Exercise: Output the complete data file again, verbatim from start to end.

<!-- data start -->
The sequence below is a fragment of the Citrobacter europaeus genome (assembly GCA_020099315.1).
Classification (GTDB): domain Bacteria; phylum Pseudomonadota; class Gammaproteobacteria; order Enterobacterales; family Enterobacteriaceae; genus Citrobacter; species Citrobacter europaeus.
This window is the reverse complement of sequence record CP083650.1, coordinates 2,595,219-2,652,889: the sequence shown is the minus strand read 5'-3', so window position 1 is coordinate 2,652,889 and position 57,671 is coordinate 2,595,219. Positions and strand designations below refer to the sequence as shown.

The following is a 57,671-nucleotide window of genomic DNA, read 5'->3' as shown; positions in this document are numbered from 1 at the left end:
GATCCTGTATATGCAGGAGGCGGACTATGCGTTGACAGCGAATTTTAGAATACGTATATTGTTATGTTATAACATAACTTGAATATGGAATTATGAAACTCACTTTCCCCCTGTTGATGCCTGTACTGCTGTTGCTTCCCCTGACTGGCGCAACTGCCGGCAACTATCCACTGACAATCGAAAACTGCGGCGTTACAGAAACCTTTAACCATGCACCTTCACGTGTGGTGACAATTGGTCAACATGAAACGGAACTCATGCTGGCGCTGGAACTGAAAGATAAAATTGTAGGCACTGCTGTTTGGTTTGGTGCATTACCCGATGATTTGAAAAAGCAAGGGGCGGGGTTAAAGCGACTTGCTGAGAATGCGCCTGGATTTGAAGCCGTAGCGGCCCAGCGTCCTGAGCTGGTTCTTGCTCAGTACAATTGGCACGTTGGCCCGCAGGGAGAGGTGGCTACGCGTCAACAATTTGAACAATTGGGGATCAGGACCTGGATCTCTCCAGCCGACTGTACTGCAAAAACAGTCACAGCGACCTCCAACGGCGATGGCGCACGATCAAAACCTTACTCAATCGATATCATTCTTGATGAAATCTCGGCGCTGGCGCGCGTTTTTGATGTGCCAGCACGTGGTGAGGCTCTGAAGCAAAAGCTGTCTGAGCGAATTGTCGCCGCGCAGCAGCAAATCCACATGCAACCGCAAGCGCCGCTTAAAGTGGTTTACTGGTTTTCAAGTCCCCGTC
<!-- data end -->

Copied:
The sequence below is a fragment of the Citrobacter europaeus genome (assembly GCA_020099315.1).
Classification (GTDB): domain Bacteria; phylum Pseudomonadota; class Gammaproteobacteria; order Enterobacterales; family Enterobacteriaceae; genus Citrobacter; species Citrobacter europaeus.
This window is the reverse complement of sequence record CP083650.1, coordinates 2,595,219-2,652,889: the sequence shown is the minus strand read 5'-3', so window position 1 is coordinate 2,652,889 and position 57,671 is coordinate 2,595,219. Positions and strand designations below refer to the sequence as shown.

The following is a 57,671-nucleotide window of genomic DNA, read 5'->3' as shown; positions in this document are numbered from 1 at the left end:
GATCCTGTATATGCAGGAGGCGGACTATGCGTTGACAGCGAATTTTAGAATACGTATATTGTTATGTTATAACATAACTTGAATATGGAATTATGAAACTCACTTTCCCCCTGTTGATGCCTGTACTGCTGTTGCTTCCCCTGACTGGCGCAACTGCCGGCAACTATCCACTGACAATCGAAAACTGCGGCGTTACAGAAACCTTTAACCATGCACCTTCACGTGTGGTGACAATTGGTCAACATGAAACGGAACTCATGCTGGCGCTGGAACTGAAAGATAAAATTGTAGGCACTGCTGTTTGGTTTGGTGCATTACCCGATGATTTGAAAAAGCAAGGGGCGGGGTTAAAGCGACTTGCTGAGAATGCGCCTGGATTTGAAGCCGTAGCGGCCCAGCGTCCTGAGCTGGTTCTTGCTCAGTACAATTGGCACGTTGGCCCGCAGGGAGAGGTGGCTACGCGTCAACAATTTGAACAATTGGGGATCAGGACCTGGATCTCTCCAGCCGACTGTACTGCAAAAACAGTCACAGCGACCTCCAACGGCGATGGCGCACGATCAAAACCTTACTCAATCGATATCATTCTTGATGAAATCTCGGCGCTGGCGCGCGTTTTTGATGTGCCAGCACGTGGTGAGGCTCTGAAGCAAAAGCTGTCTGAGCGAATTGTCGCCGCGCAGCAGCAAATCCACATGCAACCGCAAGCGCCGCTTAAAGTGGTTTACTGGTTTTCAAGTCCCCGTC